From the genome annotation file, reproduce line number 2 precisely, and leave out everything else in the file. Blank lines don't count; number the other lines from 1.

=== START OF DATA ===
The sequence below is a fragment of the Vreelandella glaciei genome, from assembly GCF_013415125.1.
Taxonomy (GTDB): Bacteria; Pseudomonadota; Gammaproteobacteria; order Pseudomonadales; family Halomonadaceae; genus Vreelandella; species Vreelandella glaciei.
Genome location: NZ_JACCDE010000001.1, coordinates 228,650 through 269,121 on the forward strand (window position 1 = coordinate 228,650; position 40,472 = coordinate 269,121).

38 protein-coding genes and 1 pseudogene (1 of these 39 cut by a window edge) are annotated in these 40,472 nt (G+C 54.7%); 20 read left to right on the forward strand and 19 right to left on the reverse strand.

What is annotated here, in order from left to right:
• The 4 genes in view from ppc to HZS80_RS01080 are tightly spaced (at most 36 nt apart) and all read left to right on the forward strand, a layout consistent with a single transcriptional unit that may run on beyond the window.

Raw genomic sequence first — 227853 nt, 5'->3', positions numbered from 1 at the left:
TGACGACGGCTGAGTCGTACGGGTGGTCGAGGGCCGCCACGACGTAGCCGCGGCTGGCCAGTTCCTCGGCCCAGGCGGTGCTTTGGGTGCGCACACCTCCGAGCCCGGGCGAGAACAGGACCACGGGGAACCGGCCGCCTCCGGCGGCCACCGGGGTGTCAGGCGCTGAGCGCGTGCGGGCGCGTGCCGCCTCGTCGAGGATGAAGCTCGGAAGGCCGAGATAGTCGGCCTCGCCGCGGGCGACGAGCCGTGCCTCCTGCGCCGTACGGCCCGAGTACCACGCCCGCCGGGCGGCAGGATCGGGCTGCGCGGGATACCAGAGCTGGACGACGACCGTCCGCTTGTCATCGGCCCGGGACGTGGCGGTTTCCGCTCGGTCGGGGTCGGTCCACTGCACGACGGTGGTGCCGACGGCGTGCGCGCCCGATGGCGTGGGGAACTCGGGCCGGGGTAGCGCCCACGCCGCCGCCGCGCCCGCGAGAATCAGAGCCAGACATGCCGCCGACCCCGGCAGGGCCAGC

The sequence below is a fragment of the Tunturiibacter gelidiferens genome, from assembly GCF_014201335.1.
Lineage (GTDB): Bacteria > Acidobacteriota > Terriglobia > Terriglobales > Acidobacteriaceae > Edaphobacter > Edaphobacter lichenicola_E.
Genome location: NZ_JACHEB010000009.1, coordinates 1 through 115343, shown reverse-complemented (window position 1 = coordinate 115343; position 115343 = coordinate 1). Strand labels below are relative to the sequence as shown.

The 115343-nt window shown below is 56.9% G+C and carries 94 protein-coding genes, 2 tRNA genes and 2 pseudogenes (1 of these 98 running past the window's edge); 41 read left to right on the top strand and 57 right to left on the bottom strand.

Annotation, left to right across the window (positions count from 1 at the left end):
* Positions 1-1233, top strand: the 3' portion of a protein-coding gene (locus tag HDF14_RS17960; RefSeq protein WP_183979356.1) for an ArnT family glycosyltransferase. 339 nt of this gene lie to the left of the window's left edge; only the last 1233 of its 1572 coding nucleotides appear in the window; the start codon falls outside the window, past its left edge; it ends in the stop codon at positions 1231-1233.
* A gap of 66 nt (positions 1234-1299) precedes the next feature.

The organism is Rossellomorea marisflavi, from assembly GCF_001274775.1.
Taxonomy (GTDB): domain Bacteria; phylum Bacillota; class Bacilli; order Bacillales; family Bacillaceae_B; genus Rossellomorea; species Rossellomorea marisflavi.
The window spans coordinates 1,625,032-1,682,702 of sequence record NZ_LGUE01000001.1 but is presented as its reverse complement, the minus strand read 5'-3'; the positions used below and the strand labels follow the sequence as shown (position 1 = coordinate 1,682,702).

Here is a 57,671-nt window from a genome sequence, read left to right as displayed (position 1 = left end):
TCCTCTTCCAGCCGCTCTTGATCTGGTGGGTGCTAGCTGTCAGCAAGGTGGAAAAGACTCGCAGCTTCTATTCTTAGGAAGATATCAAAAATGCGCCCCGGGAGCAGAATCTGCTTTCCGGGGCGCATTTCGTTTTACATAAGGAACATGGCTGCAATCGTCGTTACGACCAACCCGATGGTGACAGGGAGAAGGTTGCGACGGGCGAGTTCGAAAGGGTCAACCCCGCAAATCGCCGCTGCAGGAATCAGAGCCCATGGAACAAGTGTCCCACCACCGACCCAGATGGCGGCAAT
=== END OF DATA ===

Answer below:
Taxonomy (GTDB): Bacteria; Pseudomonadota; Gammaproteobacteria; order Pseudomonadales; family Halomonadaceae; genus Vreelandella; species Vreelandella glaciei.